How to Write an Exegesis Paper

By John Drury

December 9, 2005

MIN511 Biblical Interpretation (IWU)

Question:

I would like some direction on this final paper

Reply:

It is good you are starting to think about this now before it sneaks up on you.  Obviously start with the info in the final workshop.  The sample paper is especially helpful at exhibiting what we are looking for.  If you end up writing exactly like they did, you will be golden :-)  You can also check out some of my exegetical papers on my website: www.drurywriting.com/john - scroll down to "Back to Basics - Exegetical Essays".  The ones with earlier dates will be more relevant (some of the later-dated papers are not structured verse-by-verse as required in this course).

Here's the basic way to go about your exegesis paper.  You should perform the first few steps asap.  Be sure to go in order (aka do not just start writing).

Step One: Pick A Text -  10-15 verses that are particularly interesting to you.  If you are unsure of your selection, feel free to email me and ask if it is a good choice or not.  I recommend you approve your text with me (not required, but smart -- this is for your sake so you don't pick something really hard).

Step Two: Observation, Observation, Observation -- Start digging into the text. Without any outside helps or outside sources, simply study the passage in multiple translations, writing down notes and questions.  Observation is the key to success.  Notice patterns, problems, special words, contextual matters, etc.   The goal is to have a long list of questions before you start doing any research or writing.  Observation is the road toward further study that will lead into your final paper.  Without this step it will just be a string of data and citations rather than a real exercising and developing of your own exegetical technique.  Armed with good questions, you will be able to run through the next steps with clarity and write a great paper.

Step Three: Seek Answers to Your Questions Via the Tools of this Course -- make use of ALL the tools in this course.  Here's a check list for you:

_ Observation

_ literary form

_ unit of thought

_ atmosphere

_ purpose

_ outlining

_ word study*

_ background study*

_ textual analysis*

_ theological implications

Consult outside sources as needed [those with an * will require outside sources] to complete this processes (see step four).  Your evaluation will depend on properly executing each of these skills with regard to the text.  Make sure to do ALL of them.  E.g., even poorly executed word studies will get more points than no word studies at all.

Step Four: Consult Outside Sources As Needed -- For three of these processes you will need outside sources: textual analysis, background study, word study (marked with an * above).  Begin observing soon so that you will know what words and phrases are important to your text and worth looking up.   Also, you may need to request materials from OCLS, so you want to get cracking soon.  Feel free to use sources for other processes if you get stuck (e.g., can't figure out the unit of thought, check out a few commentaries and see what they do and make a choice).  But only use these sources as needed; do not bog down your paper with too many citations.  You must cite everything you do use (if you do not, you will be committing plagiarism, and will therefore receive 0 points and be at risk of expulsion).   Just be careful to avoid becoming too dependent on sources.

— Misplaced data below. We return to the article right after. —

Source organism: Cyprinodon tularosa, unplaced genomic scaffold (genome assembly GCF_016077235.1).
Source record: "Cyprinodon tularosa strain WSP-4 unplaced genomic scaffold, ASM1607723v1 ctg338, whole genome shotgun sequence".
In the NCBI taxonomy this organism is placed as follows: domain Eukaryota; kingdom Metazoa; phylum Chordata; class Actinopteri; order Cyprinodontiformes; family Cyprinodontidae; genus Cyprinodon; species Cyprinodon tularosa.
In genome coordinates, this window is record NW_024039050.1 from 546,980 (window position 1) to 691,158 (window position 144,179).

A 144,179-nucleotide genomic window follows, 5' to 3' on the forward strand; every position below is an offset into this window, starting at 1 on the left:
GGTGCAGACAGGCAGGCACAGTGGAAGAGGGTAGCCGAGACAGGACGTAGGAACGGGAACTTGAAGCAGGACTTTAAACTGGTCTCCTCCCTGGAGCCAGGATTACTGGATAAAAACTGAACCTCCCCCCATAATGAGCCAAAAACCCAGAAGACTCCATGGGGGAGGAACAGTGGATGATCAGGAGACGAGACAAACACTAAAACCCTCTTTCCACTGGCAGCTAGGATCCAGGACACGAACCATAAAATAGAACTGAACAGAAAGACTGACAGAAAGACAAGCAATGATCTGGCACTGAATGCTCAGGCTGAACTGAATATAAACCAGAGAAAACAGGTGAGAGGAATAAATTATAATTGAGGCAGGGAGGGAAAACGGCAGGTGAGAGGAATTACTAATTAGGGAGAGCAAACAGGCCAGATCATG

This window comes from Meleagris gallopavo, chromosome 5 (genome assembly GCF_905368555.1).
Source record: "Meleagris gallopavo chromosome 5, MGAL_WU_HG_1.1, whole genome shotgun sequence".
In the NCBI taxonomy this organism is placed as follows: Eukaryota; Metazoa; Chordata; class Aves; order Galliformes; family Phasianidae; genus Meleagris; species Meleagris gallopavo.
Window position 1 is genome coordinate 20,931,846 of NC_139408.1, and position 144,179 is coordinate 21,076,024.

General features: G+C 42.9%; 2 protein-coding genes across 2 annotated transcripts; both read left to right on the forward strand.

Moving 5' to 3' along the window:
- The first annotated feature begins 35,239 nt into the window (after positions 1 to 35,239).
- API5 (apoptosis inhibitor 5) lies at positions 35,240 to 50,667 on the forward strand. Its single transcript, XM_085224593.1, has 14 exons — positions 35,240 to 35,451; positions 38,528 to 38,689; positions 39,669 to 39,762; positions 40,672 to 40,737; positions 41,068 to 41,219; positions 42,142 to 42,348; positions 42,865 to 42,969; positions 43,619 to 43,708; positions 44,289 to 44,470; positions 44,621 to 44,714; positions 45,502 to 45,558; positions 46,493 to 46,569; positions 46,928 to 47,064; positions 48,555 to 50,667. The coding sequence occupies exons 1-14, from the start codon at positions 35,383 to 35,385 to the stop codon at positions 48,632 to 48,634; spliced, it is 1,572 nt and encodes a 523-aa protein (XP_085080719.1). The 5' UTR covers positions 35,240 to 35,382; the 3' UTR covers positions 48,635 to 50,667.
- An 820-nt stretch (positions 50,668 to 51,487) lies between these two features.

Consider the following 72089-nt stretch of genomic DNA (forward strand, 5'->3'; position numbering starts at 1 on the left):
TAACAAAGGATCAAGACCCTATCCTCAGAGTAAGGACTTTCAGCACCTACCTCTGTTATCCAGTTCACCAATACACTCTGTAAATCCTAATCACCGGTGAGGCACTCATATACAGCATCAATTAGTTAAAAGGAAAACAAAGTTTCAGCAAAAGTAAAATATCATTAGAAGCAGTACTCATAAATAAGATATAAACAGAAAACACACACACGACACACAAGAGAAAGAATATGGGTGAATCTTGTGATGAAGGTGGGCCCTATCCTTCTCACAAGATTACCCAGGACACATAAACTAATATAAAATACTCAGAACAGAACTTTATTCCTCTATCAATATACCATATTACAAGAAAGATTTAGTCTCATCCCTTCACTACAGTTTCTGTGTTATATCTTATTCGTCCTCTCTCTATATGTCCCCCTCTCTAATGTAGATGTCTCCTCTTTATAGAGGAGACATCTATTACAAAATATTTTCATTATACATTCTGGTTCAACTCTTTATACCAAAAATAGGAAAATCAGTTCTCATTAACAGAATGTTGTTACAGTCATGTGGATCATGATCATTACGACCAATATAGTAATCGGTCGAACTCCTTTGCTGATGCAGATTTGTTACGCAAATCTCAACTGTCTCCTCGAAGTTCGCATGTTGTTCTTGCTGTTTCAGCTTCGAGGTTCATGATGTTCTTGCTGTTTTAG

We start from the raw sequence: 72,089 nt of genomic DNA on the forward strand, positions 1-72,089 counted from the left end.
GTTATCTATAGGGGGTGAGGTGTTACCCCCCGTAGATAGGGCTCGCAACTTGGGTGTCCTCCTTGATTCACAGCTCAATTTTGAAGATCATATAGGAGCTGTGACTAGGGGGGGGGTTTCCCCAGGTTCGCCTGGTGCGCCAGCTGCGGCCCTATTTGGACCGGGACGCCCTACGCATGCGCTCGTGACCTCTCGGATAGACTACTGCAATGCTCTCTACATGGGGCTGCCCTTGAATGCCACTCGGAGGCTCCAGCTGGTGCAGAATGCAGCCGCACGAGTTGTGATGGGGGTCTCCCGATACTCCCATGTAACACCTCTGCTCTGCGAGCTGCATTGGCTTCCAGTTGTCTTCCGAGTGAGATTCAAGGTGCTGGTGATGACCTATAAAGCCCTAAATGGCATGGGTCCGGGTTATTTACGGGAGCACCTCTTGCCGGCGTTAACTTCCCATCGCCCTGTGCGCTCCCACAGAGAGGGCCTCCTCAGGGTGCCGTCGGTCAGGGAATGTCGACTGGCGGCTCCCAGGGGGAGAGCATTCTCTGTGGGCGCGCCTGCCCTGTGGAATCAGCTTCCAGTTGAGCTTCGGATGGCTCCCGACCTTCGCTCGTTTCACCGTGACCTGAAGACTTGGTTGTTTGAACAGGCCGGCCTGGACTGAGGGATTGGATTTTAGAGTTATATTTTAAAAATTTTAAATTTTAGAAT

Step Five: Write Your Paper -- This is the last step.  Do not start writing while still exegeting or you will turn in a jumbled paper.  Do all the above steps, then organize the information and present it in a clear manner.  The outline of your paper should look like this:

Introduction -- includes identification of literary form, unit of thought, atmosphere, and purpose.  The purpose functions as the thesis for your paper.  (1-2 pages)

Outline -- provide an outline of your passage (about 1 page)

Body -- lay out a verse-by-verse study of the passage interweaving your observations, word studies, textual analyses (if any), background studies, and theological implications regarding the verse at hand.  For example, if there is an interesting word in verse 3 that you studied, discuss the findings of your study in the section on verse 3.  (4-6 pages).

Conclusion -- reiterate the purpose and note how your exegesis defends that larger purpose for the passage.  Summarize/synthesize your theological implications and tie them together for a final punch that points to the God revealed in the passage. Do not include any application of the text; save that for the sermon you preach on it down the road! (at most, 1 page)

Works Cited -- include by proper APA or MLA standards all works used. (does not count toward page requirement).  (Total Pages: 8-10 pages.)

Step Six: Edit Your Paper -- Make sure to plan your time so that you have enough left over to thoroughly edit your paper.  First run spell check / grammar check on your word processor.  Then read through it out loud to make sure it makes sense.  Then have some one else read through it and mark it up (we always make more sense to ourselves that to our readers :-).  Adjust all problems at each stage.  Lengthen or shorten the paper to fit the page requirement (8-10 pages, cf. workshop eight).  This step is very crucial.  In my years of writing exegesis papers, assisting others in writing exegesis papers, and grading exegetical papers, I've found that many people who could get an "A" end up with a "C" because they do not take the time to make the paper readable.  Take the time to remove style obstacles so that the grader can actually see your thoughts for what they are.  One cannot evaluation another's insights if he or she does not understand those insights because of poor writing/editing. 

Hope this helps!